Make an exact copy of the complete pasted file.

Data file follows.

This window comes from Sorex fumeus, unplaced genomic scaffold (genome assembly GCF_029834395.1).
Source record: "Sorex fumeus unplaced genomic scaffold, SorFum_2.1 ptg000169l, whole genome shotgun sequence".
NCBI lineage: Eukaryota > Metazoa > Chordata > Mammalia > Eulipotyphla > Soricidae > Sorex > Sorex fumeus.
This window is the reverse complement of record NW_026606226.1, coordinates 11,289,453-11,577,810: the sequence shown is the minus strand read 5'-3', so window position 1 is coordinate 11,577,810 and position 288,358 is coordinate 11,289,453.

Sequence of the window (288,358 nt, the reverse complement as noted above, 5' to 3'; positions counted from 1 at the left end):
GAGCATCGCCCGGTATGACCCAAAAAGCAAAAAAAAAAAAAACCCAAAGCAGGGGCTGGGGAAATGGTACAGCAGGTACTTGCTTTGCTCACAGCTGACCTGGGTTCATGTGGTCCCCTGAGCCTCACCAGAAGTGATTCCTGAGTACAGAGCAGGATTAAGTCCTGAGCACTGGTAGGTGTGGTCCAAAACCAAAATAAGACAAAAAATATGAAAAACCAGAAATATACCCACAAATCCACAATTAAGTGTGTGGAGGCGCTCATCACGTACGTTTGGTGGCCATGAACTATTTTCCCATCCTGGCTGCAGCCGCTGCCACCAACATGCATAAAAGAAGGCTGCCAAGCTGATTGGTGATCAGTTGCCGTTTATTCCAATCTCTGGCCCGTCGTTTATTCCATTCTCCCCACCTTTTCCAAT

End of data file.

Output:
This window comes from Sorex fumeus, unplaced genomic scaffold (genome assembly GCF_029834395.1).
Source record: "Sorex fumeus unplaced genomic scaffold, SorFum_2.1 ptg000169l, whole genome shotgun sequence".
NCBI lineage: Eukaryota > Metazoa > Chordata > Mammalia > Eulipotyphla > Soricidae > Sorex > Sorex fumeus.
This window is the reverse complement of record NW_026606226.1, coordinates 11,289,453-11,577,810: the sequence shown is the minus strand read 5'-3', so window position 1 is coordinate 11,577,810 and position 288,358 is coordinate 11,289,453.

Sequence of the window (288,358 nt, the reverse complement as noted above, 5' to 3'; positions counted from 1 at the left end):
GAGCATCGCCCGGTATGACCCAAAAAGCAAAAAAAAAAAAAACCCAAAGCAGGGGCTGGGGAAATGGTACAGCAGGTACTTGCTTTGCTCACAGCTGACCTGGGTTCATGTGGTCCCCTGAGCCTCACCAGAAGTGATTCCTGAGTACAGAGCAGGATTAAGTCCTGAGCACTGGTAGGTGTGGTCCAAAACCAAAATAAGACAAAAAATATGAAAAACCAGAAATATACCCACAAATCCACAATTAAGTGTGTGGAGGCGCTCATCACGTACGTTTGGTGGCCATGAACTATTTTCCCATCCTGGCTGCAGCCGCTGCCACCAACATGCATAAAAGAAGGCTGCCAAGCTGATTGGTGATCAGTTGCCGTTTATTCCAATCTCTGGCCCGTCGTTTATTCCATTCTCCCCACCTTTTCCAAT